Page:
March 14, 2012

Reading Religion and the Body and Private Bodies, Public Texts

It’s been too long since I visited The Scholar & Feminist online, a webjournal published by the Barnard Center for Research on Women (BCRW), but I’m glad I chose now to get reacquainted. The current issue is “Religion and the Body,” and it’s well worth a visit.

Guest editor Dominic Wetzel asks in the introduction: “What role does gender, sexuality and the body play in producing the idea that religion, and particularly politicized religion, is equal to conservatism, while secularism is progressive?”

Originally posed during a 2007 conference, “The Politics of Religion and Sexuality,” the question frames this journal issue in both expected and unexpected ways. Divided into three parts, the issue tackles Science, Bodies and the Christian Secular; Islam, Bodies, Politics; and The Art of Queer(ing) Religion.

All articles can be read free online. The issue also includes a related reading list and online resources. And don’t miss the art gallery, featuring a provocative mix of video, mixed media, cartoons and photos. I was particularly struck by “Phallometer,” a deceptively simple piece by Ins Kromminga that captures the restrictive boundaries that define one’s sex.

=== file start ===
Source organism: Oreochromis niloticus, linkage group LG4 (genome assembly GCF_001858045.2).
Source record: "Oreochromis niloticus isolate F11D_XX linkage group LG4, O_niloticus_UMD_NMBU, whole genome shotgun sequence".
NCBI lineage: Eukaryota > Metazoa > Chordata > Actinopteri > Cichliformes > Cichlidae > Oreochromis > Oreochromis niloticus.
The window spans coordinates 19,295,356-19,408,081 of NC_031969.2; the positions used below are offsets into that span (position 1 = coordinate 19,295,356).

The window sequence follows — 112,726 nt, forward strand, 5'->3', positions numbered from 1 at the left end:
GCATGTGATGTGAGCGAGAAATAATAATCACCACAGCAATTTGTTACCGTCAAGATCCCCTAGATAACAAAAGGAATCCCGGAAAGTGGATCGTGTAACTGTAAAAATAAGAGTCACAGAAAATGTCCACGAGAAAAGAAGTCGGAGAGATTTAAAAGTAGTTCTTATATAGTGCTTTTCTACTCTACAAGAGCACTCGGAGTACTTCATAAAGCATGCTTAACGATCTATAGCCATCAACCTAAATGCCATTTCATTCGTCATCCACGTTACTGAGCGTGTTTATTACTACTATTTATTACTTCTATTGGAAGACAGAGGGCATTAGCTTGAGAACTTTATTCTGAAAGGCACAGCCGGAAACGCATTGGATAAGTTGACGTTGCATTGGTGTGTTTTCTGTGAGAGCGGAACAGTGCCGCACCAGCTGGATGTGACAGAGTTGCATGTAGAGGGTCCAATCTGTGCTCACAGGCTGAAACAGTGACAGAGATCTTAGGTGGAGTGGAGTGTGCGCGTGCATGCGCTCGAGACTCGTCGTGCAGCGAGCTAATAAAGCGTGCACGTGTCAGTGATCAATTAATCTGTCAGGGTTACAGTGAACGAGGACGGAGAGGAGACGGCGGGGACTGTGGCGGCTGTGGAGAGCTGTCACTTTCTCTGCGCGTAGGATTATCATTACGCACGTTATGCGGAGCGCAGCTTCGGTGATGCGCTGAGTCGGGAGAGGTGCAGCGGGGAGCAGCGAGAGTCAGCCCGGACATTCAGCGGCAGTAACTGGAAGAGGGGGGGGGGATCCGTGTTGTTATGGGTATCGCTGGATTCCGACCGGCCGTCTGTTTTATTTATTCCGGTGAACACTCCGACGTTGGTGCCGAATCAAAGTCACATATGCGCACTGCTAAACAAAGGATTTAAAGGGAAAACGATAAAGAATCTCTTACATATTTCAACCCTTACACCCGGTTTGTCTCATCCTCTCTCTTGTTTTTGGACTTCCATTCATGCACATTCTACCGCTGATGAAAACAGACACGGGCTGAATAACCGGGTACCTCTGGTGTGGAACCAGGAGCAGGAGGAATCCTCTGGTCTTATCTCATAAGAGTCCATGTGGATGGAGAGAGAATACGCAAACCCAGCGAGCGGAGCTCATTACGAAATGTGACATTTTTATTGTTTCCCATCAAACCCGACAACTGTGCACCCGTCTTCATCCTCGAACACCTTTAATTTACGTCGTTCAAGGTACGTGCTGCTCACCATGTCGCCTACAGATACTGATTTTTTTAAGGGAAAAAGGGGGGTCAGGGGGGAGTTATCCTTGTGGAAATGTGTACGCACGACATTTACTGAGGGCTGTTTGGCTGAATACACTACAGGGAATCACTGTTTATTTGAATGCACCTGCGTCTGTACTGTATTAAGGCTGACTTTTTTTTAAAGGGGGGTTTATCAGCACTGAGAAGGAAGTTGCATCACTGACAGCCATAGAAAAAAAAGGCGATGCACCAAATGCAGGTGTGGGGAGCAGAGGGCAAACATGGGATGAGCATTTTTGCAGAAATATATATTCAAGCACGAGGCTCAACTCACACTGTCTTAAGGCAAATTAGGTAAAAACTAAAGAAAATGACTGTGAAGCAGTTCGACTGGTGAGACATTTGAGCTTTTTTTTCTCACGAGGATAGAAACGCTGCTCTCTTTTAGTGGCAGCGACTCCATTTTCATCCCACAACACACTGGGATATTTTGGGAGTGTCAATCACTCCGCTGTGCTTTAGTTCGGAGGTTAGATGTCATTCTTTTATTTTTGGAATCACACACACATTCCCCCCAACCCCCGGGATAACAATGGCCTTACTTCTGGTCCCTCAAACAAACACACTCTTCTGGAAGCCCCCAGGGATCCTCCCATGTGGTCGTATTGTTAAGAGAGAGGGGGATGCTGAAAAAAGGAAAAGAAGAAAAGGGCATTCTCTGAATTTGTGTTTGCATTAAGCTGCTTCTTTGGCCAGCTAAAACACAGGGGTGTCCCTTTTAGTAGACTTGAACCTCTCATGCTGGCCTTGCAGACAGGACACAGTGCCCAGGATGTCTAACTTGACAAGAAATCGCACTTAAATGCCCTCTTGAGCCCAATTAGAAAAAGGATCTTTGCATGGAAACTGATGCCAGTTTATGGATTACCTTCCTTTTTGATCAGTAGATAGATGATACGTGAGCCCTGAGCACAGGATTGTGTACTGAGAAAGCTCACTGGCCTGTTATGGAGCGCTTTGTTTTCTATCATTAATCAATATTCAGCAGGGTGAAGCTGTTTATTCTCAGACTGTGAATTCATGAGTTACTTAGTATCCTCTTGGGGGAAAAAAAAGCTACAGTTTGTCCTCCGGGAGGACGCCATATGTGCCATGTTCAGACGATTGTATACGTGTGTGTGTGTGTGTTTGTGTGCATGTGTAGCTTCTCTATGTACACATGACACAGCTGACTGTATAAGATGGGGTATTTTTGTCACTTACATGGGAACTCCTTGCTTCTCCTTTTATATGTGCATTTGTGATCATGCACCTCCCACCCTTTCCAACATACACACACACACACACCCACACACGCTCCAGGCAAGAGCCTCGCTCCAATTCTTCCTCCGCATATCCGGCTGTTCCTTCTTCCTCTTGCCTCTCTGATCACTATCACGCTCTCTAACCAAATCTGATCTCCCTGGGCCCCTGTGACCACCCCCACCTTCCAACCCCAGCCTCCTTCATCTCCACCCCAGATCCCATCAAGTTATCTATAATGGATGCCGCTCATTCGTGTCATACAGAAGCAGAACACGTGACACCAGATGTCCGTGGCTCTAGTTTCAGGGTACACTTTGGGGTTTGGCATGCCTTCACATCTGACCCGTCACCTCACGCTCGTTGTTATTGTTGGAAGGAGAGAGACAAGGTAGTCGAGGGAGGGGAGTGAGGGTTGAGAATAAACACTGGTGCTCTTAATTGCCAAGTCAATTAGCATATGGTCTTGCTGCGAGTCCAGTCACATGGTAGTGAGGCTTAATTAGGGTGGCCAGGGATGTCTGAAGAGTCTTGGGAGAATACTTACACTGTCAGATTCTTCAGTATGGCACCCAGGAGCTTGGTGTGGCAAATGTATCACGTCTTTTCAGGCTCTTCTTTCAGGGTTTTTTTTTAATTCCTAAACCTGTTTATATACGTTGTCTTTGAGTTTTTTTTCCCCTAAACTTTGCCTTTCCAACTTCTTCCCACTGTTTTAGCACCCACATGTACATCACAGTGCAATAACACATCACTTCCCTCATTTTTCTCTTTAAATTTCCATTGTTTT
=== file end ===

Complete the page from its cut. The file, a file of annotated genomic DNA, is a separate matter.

Plus: BCRW is hosting a public event March 21 that readers in the New York area may be interested in attending. The focus is Karla FC HollowayPrivate Bodies, Pubic Texts ‘s new book, “Private Bodies, Public Texts: Race, Gender, and a Cultural Bioethics.” From the event description:

This important and groundbreaking work examines instances where medical issues and information that would usually be seen as intimate, private matters are forced into the public sphere, calling for a new cultural bioethics that attends to the complex histories of race, gender, and class in the US.

Holloway, the James B. Duke Professor of English and Professor of Law at Duke University, will take part in a conversation that also includes:

* Tina Campt, Professor of Women’s, Gender and Sexuality Studies and Director of the Africana Studies Program at Barnard College.
* Farah Griffin, Professor of English and Comparative Literature and African-American Studies and Director of the Institute for Research in African-American Studies at Columbia University.
* Saidiya Hartman, Professor of Comparative Literature and Director of the Institute for Research on Women and Gender at Columbia University.
* Rebecca Jordan-Young, Assistant Professor of Women’s Studies at Barnard College.
* Alondra Nelson, Associate Professor of Sociology and the Institute for Research on Women and Gender at Columbia University.

The salon starts at 6:30 p.m. in Sulzberger Parlor, 3rd Floor Barnard Hall. I’m seriously hoping Holloway’s book travels take her to Chicago sometime soon …


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